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Mariners Prospects 2-10

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Prospect Handbook
Does 10 prospects per team only whet your appetite? How does 30 sound? If you want the more of in-depth information you're finding here on three times as many players, Baseball America's 2003 Prospect Handbook is for you.

2. Chris Snelling, of

Age: 21. B-T: L-L. Ht.: 5-10. Wt.: 165. Signed: Australia, 1999. Signed by: Barry Holland.

Background: Since signing at 17, Snelling has done two things: rake line drives and get hurt. He was the Midwest League’s best hitting prospect in 2000, when he broke his left hand and injured his left wrist. He won the high Class A California League batting title despite a stress fracture in his right ankle in 2001. Last year, he broke his right thumb in spring training and blew out his left knee in his eighth big league game.

Strengths: Snelling is a pure hitter who has batted .316 as a pro despite annually being one of the youngest regulars in his league. He has average speed, but his tremendous instincts allow him to play center field. He has the arm for right field when he moves to a corner in the majors.

Weaknesses: His recklessness is exciting, but Snelling may have to tone it down. He has good gap power but may never hit more than 20 homers, below-average power for a corner outfielder.

The Future: Snelling is expected to miss part of spring training as he completes his recovery from knee surgery. He’s the club’s best candidate for left field but may get some Triple-A seasoning.

2002 Club (Class)

AVG

OBP

SLG

AB

R

H

2B

3B

HR

RBI

BB

SO

SB

San Antonio (AA)

.326

.429

.506

89

10

29

9

2

1

12

12

11

5

Seattle

.148

.207

.259

27

2

4

0

0

1

3

2

4

0

3. Jose Lopez, ss

Age: 19. B-T: R-R. Ht.: 6-2. Wt.: 170. Signed: Venezuela, 2000. Signed by: Bob Engle/Jose Moreno.

Background: Lopez held his own as the youngest player in the short-season Northwest League in 2001, and his bat took a quantum leap last year in the California League, where he was the second-youngest regular. He led all minor league shortstops in hitting and topped the Cal League in hits and doubles. He was Seattle’s minor league player of the year.

Strengths: Lopez’ defensive abilities have been apparent since he made his pro debut. Managers said he had the best infield arm in the Cal League, and he has fine hands, range and actions at shortstop. He has excellent instincts in all phases of the game, making him an adept hitter and a threat on the bases. He has plenty of pop for a middle infielder.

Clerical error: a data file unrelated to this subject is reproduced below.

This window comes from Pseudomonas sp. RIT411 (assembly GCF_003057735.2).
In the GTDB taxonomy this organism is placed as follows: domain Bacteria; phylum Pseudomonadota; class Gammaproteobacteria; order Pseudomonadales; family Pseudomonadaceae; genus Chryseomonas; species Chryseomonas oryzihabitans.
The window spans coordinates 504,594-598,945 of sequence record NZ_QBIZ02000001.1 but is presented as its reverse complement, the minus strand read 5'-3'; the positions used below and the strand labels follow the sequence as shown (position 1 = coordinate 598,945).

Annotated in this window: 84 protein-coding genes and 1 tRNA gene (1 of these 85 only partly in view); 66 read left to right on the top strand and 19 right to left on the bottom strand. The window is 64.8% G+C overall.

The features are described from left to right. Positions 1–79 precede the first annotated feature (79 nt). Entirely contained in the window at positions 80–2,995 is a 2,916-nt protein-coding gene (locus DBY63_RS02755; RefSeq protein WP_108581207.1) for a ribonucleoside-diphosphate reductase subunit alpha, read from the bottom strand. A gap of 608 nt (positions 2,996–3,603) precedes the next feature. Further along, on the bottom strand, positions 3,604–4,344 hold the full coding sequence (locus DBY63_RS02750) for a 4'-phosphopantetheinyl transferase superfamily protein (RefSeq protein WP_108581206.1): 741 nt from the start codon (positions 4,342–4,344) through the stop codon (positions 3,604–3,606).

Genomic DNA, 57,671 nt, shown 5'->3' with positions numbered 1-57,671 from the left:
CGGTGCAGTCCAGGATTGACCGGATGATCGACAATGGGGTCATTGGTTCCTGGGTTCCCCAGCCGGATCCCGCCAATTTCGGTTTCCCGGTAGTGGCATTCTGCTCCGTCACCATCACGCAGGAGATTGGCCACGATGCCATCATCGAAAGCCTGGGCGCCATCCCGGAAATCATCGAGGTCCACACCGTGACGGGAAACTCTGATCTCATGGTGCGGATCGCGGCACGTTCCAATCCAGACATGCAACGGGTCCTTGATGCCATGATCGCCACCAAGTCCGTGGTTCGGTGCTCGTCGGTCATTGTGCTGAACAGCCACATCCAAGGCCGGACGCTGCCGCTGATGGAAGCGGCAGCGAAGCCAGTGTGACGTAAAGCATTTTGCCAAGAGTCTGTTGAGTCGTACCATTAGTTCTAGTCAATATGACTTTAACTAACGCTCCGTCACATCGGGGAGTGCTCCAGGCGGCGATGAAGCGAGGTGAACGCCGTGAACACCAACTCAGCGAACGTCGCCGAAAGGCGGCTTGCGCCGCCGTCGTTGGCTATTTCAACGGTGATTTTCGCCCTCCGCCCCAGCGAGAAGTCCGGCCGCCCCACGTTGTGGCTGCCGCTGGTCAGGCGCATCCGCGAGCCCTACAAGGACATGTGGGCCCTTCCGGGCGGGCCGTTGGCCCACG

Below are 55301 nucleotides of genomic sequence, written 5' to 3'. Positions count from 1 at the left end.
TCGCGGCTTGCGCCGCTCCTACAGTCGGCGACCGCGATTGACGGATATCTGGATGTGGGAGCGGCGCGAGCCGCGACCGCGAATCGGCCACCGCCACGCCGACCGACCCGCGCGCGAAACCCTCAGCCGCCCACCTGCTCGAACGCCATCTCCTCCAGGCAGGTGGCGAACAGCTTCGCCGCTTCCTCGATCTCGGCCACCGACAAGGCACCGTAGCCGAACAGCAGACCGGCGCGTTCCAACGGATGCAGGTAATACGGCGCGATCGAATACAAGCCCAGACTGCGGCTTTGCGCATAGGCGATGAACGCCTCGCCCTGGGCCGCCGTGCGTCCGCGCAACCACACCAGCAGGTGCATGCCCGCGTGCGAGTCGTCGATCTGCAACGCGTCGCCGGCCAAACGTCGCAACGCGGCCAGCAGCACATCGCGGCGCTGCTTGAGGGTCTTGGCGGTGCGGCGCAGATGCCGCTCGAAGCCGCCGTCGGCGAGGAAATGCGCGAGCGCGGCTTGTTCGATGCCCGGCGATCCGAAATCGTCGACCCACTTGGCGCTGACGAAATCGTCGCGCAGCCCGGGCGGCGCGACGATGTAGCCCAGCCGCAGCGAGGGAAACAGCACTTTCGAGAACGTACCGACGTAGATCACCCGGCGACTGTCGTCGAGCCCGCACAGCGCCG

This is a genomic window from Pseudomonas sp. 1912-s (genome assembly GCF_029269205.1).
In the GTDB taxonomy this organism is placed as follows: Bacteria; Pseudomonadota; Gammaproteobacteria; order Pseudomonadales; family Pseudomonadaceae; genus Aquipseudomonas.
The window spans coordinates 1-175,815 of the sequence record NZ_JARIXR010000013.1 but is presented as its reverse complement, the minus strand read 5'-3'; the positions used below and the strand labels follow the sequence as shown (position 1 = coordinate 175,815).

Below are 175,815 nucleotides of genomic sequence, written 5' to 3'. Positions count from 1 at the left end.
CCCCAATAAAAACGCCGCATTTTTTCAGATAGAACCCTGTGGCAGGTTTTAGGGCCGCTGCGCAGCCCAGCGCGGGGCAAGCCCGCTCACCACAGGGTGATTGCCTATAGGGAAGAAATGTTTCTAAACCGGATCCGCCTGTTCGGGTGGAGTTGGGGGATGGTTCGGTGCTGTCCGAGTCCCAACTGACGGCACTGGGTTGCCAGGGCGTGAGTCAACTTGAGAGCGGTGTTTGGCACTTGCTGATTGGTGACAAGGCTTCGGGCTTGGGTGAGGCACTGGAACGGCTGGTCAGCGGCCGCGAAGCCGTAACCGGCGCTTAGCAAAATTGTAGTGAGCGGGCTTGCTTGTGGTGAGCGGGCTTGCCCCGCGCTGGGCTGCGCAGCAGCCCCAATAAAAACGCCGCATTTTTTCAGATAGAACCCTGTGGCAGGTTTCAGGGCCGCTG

Weaknesses: Because he excels at making contact, Lopez rarely works deep counts or walks. He’s filling out and may outgrow shortstop, though he’ll still have enough bat for second or third base. Like most teenagers, he could be more consistent on a daily basis.

The Future: Doctors have discovered an extra bone in Lopez’ right foot, which may require surgery. Barring a major setback, he’ll play in Double-A this year at 19.

2002 Club (Class)

AVG

OBP

SLG

AB

R

H

2B

3B

HR

RBI

BB

SO

SB

San Bernardino (A)

.324

.360

.464

522

82

169

39

5

8

60

27

45

31

4. Shin-Soo Choo, of

Age: 20. B-T: L-L. Ht.: 5-11. Wt.: 178. Signed: Korea, 2000. Signed by: Jae Lee/Jim Colborn.

Background: The Mariners gave seven-figure bonuses to the first two Koreans they signed, righthander Cha Seung Baek and Choo, who attended the same high school. While Baek has been sidetracked by Tommy John surgery, Choo has put together back-to-back all-star seasons in the low minors. He and Jose Lopez represented Seattle at the 2002 Futures Game.

Strengths: Like the hitters ahead of him on this list, Choo enhances his solid tools with superb instincts. He’s a natural line-drive hitter, and his average speed plays better on the diamond than on a stopwatch. Choo’s most impressive tool is his arm, which delivered 95 mph fastballs when he led Korea to the gold medal at the 2000 World Junior Championship.

Weaknesses: The question for Choo is how much power he’ll develop. The Mariners have toned down their expecations, though they still point to his bat speed and leverage and envision 20-25 homers a year. He has a good eye at the plate but sometimes can be too passive.

The Future: Choo probably won’t play center field for Seattle, so he’ll have to boost his power. He should reach Double-A by the end of 2003.

2002 Club (Class)

AVG

OBP

SLG

AB

R

H

2B

3B

HR

RBI

BB

SO

SB

Wisconsin (A)

.302

.417

.440

420

69

127

24

8

6

48

70

98

34

San Bernardino (A)

.308

.460

.564

39

14

12

5

1

1

9

9

9

3

5. Clint Nageotte, rhp

Age: 22. B-T: R-R. Ht.: 6-3. Wt.: 200. Drafted: HS–Brooklyn, Ohio, 1999 (5th round). Signed by: Ken Madeja.

Background: An all-state basketball player at his Ohio high school, Nageotte has seen his baseball career take off since he has focused on one sport. He won the championship game of the Rookie-level Arizona League playoffs in his 2000 pro debut, rated as the Midwest League’s top pitching prospect as an encore, then led the minors in strikeouts last year.